Bill Brewster:
Or if you think the world is going to shit and you want some guaranteed return and you think it will be less bad-

Jake Taylor:
What return?

Tobias Carlisle:
Aren’t you guaranteeing your loss?

Bill Brewster:
Yeah, you are. But if your bet is that others will lose more, you could lose a little on paper but gain wealth.

Tobias Carlisle:
But then why wouldn’t you direct it to another asset? If it’s a negative interest rate, for a bond-

Jake Taylor:
The world is insane, what do you want?

Tobias Carlisle:
Why didn’t you then go and buy some … Doesn’t that make you want to buy gold?

Bill Brewster:
No, it makes you want to buy Visa.

Tobias Carlisle:
That’s fair. But Visa-

Bill Brewster:
Because I think the way you get out of this problem is destroying the value of currency. I think gold bugs are probably right on that. And if that’s the case, more currency flows through Visa’s pipes and they combine shares and they can grow.

Tobias Carlisle:
And so does Bitcoin, right? Bitcoin benefits in that world.

Bill Brewster:
Yeah. That’s why I just don’t understand why people are buying bonds right now. I get if you have some mandate. Fine, that’s your job. But if you are actually trying to build wealth, it’s just very, very hard for me to understand, not financial advice.

Tobias Carlisle:
The argument for gold is that there’s no counterparty risk, right? If you hold the actual physical, you don’t have to worry about. Visa still it’s very good credit but there’s still counterparty risk there.

Bill Brewster:
Not really. I mean, they’re just skimming. I mean, it’s-

Tobias Carlisle:
[crosstalk 00:32:20] no risk.

Bill Brewster:
It’s not no-risk but the world that Visa doesn’t get –

Jake Taylor:
Technological risk, but that’s kind of probably about it.

Tobias Carlisle:
In a sense that they could just go and put a whole lot of gold, somebody can figure that out at some stage.

Bill Brewster:
Well, in a world where Visa’s counterparty risk is a problem, I don’t think we’re discussing Visa’s counterparty risk. I think we’re trying to figure out how to eat. So the thing about gold is you got a thousand years of history and I guess in theory, like Bitcoin can’t come destabilize the network.

Tobias Carlisle:
[crosstalk 00:32:52] got a great joke where he says, “If you’re just holding gold looking for the end of the world,” basically he’s like, “The biggest guy in the block is just going to come and turn you upside down and hit you until your gold coins fall out on the ground.”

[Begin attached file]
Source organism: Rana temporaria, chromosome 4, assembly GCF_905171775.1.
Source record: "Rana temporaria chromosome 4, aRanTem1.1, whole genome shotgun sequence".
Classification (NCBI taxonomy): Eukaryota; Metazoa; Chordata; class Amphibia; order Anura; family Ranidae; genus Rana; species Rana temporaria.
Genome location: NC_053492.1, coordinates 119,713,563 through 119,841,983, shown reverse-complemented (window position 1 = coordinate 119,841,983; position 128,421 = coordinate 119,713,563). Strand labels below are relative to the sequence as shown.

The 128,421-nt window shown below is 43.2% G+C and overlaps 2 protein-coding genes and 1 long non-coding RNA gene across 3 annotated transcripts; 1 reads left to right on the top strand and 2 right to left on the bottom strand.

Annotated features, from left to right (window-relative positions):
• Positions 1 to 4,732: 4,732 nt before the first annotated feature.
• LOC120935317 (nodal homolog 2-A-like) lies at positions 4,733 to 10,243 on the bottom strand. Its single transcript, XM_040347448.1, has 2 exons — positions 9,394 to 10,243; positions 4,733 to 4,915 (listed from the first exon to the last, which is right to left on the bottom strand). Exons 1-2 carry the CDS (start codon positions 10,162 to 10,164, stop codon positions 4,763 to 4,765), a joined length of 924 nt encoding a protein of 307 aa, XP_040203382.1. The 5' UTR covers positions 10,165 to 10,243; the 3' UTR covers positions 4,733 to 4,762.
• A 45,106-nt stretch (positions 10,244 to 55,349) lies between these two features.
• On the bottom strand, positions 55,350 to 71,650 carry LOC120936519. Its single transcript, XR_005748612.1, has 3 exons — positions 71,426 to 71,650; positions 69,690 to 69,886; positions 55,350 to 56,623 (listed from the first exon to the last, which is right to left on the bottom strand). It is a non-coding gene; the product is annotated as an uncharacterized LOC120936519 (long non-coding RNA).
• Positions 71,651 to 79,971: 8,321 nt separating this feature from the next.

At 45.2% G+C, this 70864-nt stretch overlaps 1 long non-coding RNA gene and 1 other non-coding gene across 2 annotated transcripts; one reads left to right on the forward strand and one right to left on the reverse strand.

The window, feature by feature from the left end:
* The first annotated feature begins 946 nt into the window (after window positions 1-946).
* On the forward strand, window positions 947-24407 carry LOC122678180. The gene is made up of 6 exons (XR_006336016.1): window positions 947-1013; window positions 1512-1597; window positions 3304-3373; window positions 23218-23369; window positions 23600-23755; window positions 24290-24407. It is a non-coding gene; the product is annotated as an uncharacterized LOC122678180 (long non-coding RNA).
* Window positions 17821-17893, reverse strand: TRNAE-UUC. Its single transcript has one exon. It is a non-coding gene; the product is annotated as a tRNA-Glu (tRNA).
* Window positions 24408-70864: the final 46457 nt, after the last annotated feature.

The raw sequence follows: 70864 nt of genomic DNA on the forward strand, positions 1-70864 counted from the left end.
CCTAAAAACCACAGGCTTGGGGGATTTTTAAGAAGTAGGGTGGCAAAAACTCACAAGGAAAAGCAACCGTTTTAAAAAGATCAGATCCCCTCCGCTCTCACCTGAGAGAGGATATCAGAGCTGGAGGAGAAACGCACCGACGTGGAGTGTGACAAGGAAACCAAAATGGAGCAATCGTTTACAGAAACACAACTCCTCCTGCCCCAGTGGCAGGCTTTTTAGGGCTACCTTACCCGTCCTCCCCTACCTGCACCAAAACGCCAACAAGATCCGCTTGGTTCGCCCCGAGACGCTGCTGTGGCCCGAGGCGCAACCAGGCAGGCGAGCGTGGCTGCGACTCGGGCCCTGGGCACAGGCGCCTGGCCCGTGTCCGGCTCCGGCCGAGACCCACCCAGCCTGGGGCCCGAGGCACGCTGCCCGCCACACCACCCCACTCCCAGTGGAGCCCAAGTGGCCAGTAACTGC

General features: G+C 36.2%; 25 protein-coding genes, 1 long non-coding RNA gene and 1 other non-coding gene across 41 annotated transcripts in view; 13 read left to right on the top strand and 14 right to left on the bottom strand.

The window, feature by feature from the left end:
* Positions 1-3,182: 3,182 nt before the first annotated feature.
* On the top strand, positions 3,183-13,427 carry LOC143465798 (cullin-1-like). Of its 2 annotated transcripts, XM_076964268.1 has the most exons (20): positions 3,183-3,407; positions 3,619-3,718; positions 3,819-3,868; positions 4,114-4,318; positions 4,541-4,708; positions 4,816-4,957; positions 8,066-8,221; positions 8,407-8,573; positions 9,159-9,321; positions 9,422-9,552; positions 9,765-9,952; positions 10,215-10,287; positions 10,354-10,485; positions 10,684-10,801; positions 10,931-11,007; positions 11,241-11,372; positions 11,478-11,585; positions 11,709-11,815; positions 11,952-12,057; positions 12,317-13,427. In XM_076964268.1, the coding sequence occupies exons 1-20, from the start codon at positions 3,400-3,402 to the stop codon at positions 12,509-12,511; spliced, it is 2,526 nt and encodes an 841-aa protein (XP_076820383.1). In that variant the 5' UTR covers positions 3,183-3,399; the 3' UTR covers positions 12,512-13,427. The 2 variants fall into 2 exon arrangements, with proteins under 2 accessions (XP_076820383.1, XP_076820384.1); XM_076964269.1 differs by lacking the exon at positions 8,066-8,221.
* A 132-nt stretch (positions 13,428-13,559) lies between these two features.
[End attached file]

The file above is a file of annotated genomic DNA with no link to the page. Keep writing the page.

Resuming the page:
Bill Brewster:
It’s 100% what I said to my buddy who’s a huge gold bug. I’m like, “Paul, you want all this gold, somebody’s going to come and kick your ass. You better invest in bullets too.”

Tobias Carlisle:
It might be a prison economy. It might cigarettes the currency in the next go around.

Bill Brewster:
That’s right. [crosstalk 00:33:23] But in that world, the bet on Visa is not your biggest problem, like you got much bigger issues.

Jake Taylor:
So Visa is your Noah’s ark bet then. If it rains for 40 years, you want to own Visa?

Bill Brewster:
And I don’t own it.

Jake Taylor:
Other than that, great advice. I have no skin in that game.

Tobias Carlisle:
What’s your free cash flow yield on Visa at the moment?

Bill Brewster:
It’s not high. I mean that’s the issue. It’s probably 2.5, I mean, I don’t know, maybe 2. It might be under 2. I mean that’s the issue.

Tobias Carlisle:
But at the rate that it’s growing, if you buy it now, it will be like 2.8% in like five years’ time. So that’s great.

Bill Brewster:
Well, and you’re going to be able to [crosstalk 00:34:04]. The terminal value is not going to zero on that in all probabilities. I don’t know. That’s one of those that I would understand buying despite valuation and just saying like I think it’s probably okay over the long-term.

Jake Taylor:
The terminal value of everything is zero over a long enough timeframe.

Bill Brewster:
It might be. I mean famous last words.

Tobias Carlisle:
I’m trying to find that mailbag questions for the week.

Bill Brewster:
I’ll tell you what it doesn’t satisfy, the precondition of low expectations.

Jake Taylor:
That is not peak pessimism that you’re buying into right now.

Bill Brewster:
Yeah. So they’ve got to deliver on some pretty high expectations.

Jake Taylor:
Yeah, they probably will though, that’s the problem.

Bill Brewster:
Yeah. I mean, it’s a hell of a business. And it’s like a tax on global payment. I mean, if you’re going to make a bet, I’d rather bet on that than a freaking bond.

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One Comment on “What Can We Learn From Capital Spectator’s – 700-Year Decline In Interest Rates”

  1. As to declining interest rates you & everyone else is looking at the demand not supply. The supply of capital increases unless it is destroyed by war, famine & epidemic. The increased capital stock chasing a relatively fixed number of opportunities investment leads to a lower price. What you see in the history is fluctuations in capital supply. If we view capital as a commodity its price is set by supply & not demand. The price of capital will approach its cost to store (negative interest rate = storage cost). This IMO is what the market is showing.